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Vitamin D Metabolism and 25 Hydroxyvitamin D

What is vitamin D?

Vitamin D refers to a group of fat-soluble secosteroids responsible for increasing intestinal absorption of calcium, iron, magnesium, phosphate, and zinc. There are approximately 30 molecules in the Vitamin D group, but the two most significant forms are vitamin D2 and vitamin D3, vitamin D2 also named ergocalciferol, which is synthesized by plants and is not produced by the human body, it has a purely dietary source, predominantly from yeasts, vitamin D3 also named cholecalciferol, which is made in large quantities in the skin when sunlight strikes bare skin, It can also be ingested from diet like oily fish, egg yolks, and fortified foods.

Resurrection of vitamin D deficiency and rickets. Vitamin D, in either the D2 or D3 form, is considered biologically inactive until it undergoes two enzymatic hydroxylation reactions.

Vitamin D metabolism

During exposure to sunlight, 7-dehydrocholesterol in the skin absorbs solar UVB radiation and is converted into Pre-Vitamin D3 (pre-D3). DHCR7 encodes the enzyme 7-dehydrocholesterol reductase, which converts 7-dehydrocholesterol to cholesterol, thereby removing a precursor of 25-hydroxyvitamin D3 from the synthetic pathway of vitamin D3. Heat causes isomerization of pre-vitamin to vitamin D in the skin. Then vitamin D bound to plasma transport protein (D binding protein, also known as Gc protein) transport through blood to liver, and is hydroxylated in the liver at position 25 to form 25-hydroxyvitamin D (calcidiol) by the microsomal enzyme vitamin D 25-hydroxylase, which is encoded by the CYP2R1 and CYP27A1 genes in the liver. The 25 hydroxyvitamin D is the precursor of 1,25 hydroxyvitamin D 3 (calcitriol), which is a major form of vitamin D to be stored in human body, it circulates bound to a specific plasma carrier protein, vitamin D binding protein, and the half-life approximately 15 days at a concentration of 25-200 nmol/L.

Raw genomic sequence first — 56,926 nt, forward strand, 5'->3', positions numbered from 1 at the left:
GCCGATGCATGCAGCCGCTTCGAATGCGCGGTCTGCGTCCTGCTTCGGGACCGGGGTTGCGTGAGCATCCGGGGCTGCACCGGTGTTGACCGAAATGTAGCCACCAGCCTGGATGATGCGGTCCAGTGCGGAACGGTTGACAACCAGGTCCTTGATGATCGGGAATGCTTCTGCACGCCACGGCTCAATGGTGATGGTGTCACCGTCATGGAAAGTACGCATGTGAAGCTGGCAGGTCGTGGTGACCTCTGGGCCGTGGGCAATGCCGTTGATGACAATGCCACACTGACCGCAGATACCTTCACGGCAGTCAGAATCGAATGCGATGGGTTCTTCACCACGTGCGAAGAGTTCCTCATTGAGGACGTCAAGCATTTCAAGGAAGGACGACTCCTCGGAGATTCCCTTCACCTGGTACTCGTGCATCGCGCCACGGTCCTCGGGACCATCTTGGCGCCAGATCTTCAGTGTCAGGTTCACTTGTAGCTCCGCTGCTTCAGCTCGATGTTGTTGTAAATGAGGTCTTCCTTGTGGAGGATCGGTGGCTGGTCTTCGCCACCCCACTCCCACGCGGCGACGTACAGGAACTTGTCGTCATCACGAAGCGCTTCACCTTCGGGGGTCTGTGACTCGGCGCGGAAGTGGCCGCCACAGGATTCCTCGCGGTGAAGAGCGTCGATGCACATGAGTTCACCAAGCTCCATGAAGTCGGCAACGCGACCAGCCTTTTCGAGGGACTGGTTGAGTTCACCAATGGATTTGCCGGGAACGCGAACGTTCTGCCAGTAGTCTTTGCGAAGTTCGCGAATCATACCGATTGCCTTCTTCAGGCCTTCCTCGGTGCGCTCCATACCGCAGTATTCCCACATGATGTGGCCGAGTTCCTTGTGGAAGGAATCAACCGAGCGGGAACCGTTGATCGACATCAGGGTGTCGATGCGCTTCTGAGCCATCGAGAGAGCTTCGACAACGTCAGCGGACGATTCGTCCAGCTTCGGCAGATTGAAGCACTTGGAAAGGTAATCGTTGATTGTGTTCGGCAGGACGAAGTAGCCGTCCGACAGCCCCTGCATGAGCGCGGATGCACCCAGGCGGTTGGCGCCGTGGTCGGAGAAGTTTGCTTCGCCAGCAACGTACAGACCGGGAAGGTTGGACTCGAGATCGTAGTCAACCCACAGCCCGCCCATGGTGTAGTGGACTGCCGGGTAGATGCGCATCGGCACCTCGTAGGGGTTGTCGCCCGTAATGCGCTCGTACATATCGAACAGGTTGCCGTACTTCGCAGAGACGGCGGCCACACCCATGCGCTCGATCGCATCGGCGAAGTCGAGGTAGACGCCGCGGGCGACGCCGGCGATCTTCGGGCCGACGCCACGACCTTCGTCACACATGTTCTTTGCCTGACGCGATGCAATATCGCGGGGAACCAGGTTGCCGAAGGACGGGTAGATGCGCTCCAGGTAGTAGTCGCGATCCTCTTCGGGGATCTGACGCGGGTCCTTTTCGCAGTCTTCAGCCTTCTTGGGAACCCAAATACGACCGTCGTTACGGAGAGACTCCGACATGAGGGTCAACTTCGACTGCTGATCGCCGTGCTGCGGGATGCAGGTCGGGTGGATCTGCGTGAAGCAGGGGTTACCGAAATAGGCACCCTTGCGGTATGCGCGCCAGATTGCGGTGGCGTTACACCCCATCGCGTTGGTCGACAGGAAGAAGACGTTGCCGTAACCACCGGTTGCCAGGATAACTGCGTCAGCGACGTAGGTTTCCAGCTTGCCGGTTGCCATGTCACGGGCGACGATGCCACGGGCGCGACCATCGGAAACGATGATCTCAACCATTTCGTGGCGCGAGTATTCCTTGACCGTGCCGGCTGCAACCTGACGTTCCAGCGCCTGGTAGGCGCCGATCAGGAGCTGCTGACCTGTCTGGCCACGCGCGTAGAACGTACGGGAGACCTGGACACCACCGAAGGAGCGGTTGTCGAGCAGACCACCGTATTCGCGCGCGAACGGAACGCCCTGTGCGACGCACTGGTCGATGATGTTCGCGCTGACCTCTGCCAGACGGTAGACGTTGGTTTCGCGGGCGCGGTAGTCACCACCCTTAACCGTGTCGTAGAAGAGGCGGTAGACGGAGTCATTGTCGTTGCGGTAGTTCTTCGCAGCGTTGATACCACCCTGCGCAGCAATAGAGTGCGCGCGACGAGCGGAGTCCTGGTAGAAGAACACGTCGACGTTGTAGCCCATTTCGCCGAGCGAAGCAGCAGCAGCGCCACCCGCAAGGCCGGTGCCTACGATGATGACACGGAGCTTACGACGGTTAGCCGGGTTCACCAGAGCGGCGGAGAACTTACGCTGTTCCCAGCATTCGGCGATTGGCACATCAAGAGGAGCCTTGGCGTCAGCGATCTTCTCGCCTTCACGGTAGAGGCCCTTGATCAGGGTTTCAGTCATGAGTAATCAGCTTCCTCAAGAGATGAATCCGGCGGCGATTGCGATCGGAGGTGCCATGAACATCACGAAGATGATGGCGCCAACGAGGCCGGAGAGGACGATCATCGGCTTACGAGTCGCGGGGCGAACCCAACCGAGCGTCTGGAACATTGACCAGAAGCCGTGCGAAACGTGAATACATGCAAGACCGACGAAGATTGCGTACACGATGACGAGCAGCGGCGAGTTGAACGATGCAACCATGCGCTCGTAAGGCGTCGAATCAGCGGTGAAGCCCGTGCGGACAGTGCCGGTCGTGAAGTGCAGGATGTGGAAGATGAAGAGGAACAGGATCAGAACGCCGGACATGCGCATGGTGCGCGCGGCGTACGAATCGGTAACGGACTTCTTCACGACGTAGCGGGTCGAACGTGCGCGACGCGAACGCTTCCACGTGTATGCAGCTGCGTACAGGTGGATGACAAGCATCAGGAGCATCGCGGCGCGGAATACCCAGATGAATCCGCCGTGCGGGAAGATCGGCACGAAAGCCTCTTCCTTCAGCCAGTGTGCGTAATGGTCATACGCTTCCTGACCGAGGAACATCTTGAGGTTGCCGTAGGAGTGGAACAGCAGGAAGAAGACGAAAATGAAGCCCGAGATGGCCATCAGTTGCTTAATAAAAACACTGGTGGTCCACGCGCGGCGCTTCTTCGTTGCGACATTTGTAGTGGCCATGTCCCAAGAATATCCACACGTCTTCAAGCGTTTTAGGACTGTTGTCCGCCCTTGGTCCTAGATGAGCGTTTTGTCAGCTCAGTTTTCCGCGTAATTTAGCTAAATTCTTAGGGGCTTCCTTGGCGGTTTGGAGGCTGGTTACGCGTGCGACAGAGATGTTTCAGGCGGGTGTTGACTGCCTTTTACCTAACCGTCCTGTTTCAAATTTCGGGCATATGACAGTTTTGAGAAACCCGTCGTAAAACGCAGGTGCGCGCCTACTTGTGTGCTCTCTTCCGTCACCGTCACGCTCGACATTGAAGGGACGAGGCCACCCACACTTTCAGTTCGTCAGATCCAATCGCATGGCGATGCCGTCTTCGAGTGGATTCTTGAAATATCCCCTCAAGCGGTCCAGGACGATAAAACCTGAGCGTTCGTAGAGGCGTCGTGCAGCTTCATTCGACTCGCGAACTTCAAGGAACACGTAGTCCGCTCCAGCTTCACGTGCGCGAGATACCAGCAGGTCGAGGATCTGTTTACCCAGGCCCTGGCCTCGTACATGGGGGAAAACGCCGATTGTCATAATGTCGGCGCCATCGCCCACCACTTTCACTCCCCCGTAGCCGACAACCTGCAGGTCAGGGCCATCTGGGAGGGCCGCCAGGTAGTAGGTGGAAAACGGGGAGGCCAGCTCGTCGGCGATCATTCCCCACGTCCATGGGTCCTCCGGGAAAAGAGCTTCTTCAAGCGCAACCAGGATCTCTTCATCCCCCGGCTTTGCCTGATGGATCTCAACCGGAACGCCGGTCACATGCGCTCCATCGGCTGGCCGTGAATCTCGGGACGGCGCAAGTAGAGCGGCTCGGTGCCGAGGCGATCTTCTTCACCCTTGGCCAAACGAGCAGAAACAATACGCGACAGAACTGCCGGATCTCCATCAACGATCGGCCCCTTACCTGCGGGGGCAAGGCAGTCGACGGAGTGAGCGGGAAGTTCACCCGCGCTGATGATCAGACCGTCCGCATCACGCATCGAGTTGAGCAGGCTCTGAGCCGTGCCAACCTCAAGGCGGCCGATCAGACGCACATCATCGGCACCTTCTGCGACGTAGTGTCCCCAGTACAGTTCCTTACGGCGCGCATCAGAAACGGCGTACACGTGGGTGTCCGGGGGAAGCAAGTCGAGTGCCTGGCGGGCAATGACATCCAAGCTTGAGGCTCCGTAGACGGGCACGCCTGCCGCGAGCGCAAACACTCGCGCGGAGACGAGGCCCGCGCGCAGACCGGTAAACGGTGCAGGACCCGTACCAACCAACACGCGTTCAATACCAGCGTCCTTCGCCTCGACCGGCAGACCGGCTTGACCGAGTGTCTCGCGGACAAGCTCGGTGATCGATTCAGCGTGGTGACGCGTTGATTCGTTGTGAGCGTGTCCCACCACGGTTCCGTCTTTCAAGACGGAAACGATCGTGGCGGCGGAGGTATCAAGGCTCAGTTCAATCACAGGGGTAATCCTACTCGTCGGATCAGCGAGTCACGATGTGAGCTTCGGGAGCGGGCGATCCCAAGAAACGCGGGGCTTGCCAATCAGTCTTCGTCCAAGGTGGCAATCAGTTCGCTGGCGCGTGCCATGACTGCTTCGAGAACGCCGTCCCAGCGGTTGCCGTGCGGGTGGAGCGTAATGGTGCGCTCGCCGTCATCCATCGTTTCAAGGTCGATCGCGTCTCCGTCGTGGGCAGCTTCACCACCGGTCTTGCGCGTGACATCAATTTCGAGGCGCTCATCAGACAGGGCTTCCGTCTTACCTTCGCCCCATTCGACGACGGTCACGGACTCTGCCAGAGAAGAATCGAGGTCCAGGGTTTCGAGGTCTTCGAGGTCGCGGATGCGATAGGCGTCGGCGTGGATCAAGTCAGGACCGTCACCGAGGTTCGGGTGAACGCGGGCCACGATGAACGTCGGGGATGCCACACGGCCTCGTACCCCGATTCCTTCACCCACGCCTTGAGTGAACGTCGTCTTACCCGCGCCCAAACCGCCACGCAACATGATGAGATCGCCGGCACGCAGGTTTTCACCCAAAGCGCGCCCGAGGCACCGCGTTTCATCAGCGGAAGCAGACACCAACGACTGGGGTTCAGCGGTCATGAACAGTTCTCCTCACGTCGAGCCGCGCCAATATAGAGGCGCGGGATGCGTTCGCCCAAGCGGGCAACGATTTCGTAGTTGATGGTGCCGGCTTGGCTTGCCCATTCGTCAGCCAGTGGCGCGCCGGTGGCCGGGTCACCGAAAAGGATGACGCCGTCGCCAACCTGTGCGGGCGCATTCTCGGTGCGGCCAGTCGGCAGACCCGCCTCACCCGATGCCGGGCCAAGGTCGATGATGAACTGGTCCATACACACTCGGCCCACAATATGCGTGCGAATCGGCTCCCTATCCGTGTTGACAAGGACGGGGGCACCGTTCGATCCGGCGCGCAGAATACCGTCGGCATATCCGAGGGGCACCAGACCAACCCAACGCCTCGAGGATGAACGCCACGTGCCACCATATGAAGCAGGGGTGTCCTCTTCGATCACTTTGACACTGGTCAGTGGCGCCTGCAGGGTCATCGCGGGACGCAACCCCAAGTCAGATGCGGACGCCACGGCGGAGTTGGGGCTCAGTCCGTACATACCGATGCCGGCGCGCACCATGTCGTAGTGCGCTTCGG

The following reaction takes place in the kidney, mediated by 1α-hydroxylase, which converts 25 hydroxyvitamin D to the biologically active hormone, 1,25-dihydroxyvitamin D (calcitriol), and is encoded by CYP27B1 gene, which is also expressed in several extra-renal tissues, but its contribution to calcitriol formation in these tissues is unknown. The renal synthesis of calcitriol is tightly regulated by two counter-acting hormones, with up-regulation via parathyroid hormone (PTH) and down-regulation via fibroblast-like growth factor-23 (FGF23). The rate-limiting step in catabolism is the degradation of 25 hydroxyvitamin D and 1,25-dihydroxyvitamin D (calcitriol) to 24,25 hydroxyvitamin D and 1,24,25 hydroxyvitamin D, respectively, which occurs through 24-hydroxylation by 25-hydroxyvitamin D 24-hydroxylase (24-OHase), encoded by the CYP24A1 gene. 24,25 hydroxyvitamin D and 1,24,25 hydroxyvitamin D are consequently excreted. Following its synthesis in the kidney, calcitriol binds to DBP to be transported to target organs. The biological actions of calcitriol, involve regulation of gene expression at the transcriptional level, and are mediated through binding to a vitamin D receptor (VDR), located primarily in the nuclei of target cells. VDR is a transcription factor that partners with other transcription factors such as retinoid X receptor (RXRA or RXRB) . The main established actions of 1,25 hydroxyvitamin D collectively increase calcium in the body and modulate the skeleton. It increases the intestinal absorption of calcium and phosphate, decreases renal excretion of calcium and phosphate, suppresses PTH production, and regulates osteoblast function and bone resorption. It has been suggested that 1,25 hydroxyvitamin D has roles beyond the calcium-skeletal axis.